Wednesday, March 12, 2014

When Business Plans "Take on a Life"

by Winifred McGee, Extension Educator, Dauphin Co.

At the Food for Profit workshop last week, I talked about researching and writing a business plan (as opposed to the "mental plan" for which many entrepreneurs settle).  After listening to me for a number of minutes, one of the participants asked: "How long should you plan? Couldn't trying to create "the perfect, complete plan" keep you from ever starting your business?"  What a good question!

Planning ahead is great -
but you need to get off the ladder to live!
Since my days as a Small Business Development Center consultant, I have believed that having written goals, objectives and strategies is essential for having a successful business.  However, writing the plan is just the tip of the iceberg.  If you want to have more than a "great novel," you have to progress from planning to action!  In Extension's food and farm business planning class, Your Future in Focus, we discuss 4 M's: Mapping, Move, Monitor and Modify.  The idea is, while having a plan is a great thing, it is not an end in itself.  The planning process includes a regular checkup of results, evaluation of the business' health, and revision where warranted.  Those other three M's are just as important as the initial mapping process to have a vibrant venture.

The SBA Blog Spot has a great article by Tim Berry, Founder and Chairman of Palo Alto Software and bplans.com that addresses this very subject.  Mr. Berry says that the assumptions in our plans can change very quickly in today's world, so we should see a business plan as a tool that we manage while running the business.  He suggests the following steps:

First, do a plan that has concrete specifics you can track.  Include not just the obvious numbers for sales, costs, and expenses, but also other manageable numbers like web traffic, visits, leads, presentations, calls, downloads, likes, mentions, updates, and whatever else drives your business.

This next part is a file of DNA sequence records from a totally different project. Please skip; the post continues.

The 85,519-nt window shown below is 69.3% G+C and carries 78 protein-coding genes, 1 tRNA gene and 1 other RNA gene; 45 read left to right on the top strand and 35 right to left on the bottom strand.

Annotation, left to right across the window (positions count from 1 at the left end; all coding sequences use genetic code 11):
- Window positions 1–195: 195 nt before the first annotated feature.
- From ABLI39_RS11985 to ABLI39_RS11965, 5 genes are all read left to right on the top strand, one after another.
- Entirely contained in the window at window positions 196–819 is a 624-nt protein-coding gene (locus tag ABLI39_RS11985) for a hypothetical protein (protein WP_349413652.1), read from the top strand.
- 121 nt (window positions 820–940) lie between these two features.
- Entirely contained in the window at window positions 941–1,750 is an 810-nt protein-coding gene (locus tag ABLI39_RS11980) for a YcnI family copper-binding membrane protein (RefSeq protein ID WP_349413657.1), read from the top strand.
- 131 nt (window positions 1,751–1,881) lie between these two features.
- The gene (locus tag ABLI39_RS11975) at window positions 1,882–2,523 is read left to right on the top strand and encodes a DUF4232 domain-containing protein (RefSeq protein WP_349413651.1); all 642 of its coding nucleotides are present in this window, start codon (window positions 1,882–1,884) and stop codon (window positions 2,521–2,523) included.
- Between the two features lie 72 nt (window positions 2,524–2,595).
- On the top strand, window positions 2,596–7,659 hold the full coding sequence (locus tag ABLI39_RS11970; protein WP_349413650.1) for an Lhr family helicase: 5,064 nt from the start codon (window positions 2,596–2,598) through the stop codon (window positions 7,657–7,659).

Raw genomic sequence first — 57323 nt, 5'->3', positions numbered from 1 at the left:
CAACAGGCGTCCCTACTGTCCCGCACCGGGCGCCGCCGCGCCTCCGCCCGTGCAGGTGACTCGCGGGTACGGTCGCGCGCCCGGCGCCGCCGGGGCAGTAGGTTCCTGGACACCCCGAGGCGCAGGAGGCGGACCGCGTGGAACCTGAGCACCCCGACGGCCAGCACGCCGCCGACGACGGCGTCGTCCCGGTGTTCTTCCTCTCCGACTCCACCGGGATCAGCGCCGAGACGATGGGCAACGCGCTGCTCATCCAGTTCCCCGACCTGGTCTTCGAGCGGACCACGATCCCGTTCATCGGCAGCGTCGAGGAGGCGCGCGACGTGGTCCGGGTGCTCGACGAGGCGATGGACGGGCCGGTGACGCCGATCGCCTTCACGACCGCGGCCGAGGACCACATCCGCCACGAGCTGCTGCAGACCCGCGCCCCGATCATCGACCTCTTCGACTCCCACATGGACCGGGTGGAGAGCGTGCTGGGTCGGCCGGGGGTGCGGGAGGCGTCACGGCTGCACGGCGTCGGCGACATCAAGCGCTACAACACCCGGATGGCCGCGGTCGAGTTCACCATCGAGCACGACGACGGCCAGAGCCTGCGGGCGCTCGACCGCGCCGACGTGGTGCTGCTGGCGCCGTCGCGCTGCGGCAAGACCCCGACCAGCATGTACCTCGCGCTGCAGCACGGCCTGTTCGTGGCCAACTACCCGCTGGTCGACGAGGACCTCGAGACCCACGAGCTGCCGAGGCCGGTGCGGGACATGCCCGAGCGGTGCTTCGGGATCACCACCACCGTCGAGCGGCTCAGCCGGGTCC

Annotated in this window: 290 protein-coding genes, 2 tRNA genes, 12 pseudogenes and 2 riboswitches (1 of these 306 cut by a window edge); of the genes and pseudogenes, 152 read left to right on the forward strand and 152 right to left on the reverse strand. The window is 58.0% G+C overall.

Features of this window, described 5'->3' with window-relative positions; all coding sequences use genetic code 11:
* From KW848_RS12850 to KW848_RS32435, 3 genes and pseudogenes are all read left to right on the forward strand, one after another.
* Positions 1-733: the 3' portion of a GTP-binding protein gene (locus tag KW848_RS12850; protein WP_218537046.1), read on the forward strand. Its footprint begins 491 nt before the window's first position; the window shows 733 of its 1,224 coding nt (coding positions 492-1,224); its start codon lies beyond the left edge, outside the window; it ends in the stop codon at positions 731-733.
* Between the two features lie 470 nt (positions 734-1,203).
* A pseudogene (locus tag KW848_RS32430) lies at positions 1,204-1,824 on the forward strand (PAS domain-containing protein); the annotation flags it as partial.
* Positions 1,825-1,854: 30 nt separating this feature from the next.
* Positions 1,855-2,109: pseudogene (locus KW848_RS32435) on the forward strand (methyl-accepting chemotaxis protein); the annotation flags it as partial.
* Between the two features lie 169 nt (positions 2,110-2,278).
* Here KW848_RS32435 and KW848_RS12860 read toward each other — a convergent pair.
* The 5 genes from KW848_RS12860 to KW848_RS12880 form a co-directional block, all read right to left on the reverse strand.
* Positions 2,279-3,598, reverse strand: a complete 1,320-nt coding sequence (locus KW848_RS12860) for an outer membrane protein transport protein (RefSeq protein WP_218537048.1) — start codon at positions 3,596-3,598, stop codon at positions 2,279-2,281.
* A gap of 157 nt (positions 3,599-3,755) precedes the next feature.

Second, set a regular schedule for reviewing plan vs. actual results.  Have a monthly task to look at progress and identify problems.

Third, learn to distinguish problems of execution from changed assumptions.  If assumptions have changed, then the plan should change.... Usually, unexpectedly good results are a good reason to look at shifting resources towards the positive; unexpectedly bad results are a good reason to shift resources to correct a problem.

So, should you have a plan? Yes - absolutely.  Should business planning BE your venture? Not at all!  To do that would be similar to opening the promotional materials for a cruise, reading them, looking at the pictures and saying "Now I've been to the Bahamas!"  If we really wanted to see the Bahamas, we'd read the literature, talk to others who have visited there, contact a travel agent, and get a great wardrobe to wear on-ship as preliminaries - the point is to get on the boat!  And, having taken the trip, consider what you'd do differently in future trips.  In much the same way, business planning is not the end, but only a means, to a great (ad)venture.

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